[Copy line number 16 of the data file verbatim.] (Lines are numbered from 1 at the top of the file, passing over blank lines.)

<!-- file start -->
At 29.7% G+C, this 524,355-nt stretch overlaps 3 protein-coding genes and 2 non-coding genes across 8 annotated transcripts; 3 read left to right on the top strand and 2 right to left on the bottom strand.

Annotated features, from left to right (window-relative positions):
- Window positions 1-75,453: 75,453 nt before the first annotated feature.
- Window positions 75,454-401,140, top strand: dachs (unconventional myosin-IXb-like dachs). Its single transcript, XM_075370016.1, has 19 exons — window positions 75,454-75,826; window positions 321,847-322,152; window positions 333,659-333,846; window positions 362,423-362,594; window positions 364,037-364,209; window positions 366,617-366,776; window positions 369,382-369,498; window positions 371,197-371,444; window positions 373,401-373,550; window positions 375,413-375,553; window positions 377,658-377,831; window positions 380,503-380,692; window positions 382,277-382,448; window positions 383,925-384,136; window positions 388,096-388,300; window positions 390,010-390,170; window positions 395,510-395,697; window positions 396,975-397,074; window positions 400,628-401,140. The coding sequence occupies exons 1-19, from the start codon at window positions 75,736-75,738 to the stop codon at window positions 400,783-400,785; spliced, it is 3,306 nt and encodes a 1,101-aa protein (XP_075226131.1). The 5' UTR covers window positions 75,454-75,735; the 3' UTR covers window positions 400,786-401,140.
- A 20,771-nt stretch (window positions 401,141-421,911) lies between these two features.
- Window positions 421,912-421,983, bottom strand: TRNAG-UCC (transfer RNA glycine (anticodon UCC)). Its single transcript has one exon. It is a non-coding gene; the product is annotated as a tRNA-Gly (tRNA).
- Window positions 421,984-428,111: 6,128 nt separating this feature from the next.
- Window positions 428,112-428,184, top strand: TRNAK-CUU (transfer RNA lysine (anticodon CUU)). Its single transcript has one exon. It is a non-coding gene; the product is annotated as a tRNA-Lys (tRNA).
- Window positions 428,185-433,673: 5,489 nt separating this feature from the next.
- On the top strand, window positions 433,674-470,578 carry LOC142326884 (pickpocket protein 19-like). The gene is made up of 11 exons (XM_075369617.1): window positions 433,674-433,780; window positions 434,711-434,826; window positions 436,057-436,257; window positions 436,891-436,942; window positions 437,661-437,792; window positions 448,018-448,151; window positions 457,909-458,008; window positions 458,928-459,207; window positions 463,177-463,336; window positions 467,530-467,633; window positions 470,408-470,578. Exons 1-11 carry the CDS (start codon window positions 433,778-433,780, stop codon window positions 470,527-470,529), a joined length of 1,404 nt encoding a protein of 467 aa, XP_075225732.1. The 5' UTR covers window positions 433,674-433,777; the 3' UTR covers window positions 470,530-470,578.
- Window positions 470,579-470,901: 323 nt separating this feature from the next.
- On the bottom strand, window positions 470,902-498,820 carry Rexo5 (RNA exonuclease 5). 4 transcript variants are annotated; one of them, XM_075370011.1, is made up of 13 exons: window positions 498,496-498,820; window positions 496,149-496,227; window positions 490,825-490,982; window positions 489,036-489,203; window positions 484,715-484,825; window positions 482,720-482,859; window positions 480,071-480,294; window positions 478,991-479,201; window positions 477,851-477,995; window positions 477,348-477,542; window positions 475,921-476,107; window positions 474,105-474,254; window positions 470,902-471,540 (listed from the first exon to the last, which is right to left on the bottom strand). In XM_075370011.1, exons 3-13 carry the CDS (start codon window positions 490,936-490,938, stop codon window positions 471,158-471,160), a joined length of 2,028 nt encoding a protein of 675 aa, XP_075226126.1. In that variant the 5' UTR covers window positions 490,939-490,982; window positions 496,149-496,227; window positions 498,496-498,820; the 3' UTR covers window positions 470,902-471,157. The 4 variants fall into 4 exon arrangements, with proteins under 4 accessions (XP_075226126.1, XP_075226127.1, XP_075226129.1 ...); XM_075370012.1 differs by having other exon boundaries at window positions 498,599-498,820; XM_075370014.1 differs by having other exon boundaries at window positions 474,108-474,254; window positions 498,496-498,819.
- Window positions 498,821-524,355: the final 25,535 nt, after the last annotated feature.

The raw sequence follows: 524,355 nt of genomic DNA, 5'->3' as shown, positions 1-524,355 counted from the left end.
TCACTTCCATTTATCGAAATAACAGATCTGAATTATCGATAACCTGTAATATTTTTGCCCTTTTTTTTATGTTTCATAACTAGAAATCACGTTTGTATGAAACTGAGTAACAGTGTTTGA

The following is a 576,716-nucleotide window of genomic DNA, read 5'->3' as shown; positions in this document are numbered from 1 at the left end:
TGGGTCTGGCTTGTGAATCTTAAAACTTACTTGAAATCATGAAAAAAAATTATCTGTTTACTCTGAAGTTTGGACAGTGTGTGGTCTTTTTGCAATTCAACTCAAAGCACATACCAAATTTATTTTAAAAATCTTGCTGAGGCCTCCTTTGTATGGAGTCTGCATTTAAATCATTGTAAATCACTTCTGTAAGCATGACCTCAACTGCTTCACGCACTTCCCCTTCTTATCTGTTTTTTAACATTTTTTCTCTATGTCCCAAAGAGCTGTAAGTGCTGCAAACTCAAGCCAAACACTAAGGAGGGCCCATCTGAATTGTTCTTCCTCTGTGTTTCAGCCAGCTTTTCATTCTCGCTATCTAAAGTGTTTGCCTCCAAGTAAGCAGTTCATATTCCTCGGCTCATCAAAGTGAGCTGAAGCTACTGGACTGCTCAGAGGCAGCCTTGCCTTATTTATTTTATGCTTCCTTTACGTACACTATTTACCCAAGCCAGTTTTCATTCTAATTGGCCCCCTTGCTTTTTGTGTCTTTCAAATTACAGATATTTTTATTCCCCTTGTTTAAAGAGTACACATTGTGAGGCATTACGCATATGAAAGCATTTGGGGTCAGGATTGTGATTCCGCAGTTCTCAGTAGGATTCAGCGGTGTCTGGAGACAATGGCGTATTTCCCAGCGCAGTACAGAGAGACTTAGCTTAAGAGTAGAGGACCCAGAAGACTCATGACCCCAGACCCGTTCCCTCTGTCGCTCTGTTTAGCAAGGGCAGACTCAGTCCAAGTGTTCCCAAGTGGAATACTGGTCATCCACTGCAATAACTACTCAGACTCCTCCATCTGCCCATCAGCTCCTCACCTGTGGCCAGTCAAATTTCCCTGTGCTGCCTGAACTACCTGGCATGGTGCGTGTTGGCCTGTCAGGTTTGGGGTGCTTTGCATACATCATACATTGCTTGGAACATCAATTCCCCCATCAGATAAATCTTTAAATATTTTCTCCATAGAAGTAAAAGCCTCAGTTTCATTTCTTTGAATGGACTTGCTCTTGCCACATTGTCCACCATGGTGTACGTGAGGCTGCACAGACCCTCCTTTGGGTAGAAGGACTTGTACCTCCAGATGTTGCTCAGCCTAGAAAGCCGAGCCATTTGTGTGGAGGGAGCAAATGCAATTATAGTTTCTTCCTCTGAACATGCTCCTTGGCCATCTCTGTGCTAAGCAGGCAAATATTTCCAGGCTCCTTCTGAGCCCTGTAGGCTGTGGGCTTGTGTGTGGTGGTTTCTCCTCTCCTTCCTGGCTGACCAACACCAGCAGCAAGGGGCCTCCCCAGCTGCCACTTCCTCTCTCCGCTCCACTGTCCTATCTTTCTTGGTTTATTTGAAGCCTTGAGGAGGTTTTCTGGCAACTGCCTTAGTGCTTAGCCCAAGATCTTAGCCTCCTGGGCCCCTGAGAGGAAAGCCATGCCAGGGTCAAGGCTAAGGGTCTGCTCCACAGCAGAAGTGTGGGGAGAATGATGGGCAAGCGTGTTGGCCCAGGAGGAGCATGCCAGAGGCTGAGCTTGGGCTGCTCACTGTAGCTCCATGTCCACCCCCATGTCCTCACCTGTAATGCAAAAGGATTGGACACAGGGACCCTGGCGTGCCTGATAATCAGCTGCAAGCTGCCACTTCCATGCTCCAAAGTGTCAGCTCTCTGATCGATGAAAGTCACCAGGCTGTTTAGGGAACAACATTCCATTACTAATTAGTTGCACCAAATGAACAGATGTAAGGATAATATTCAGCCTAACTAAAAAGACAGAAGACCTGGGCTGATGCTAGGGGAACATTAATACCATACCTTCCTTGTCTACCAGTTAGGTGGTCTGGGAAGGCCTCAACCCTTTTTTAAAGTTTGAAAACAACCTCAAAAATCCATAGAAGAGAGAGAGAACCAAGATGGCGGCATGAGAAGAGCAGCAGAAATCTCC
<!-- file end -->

The following is a 576,716-nucleotide window of genomic DNA, read 5'->3' as shown; positions in this document are numbered from 1 at the left end: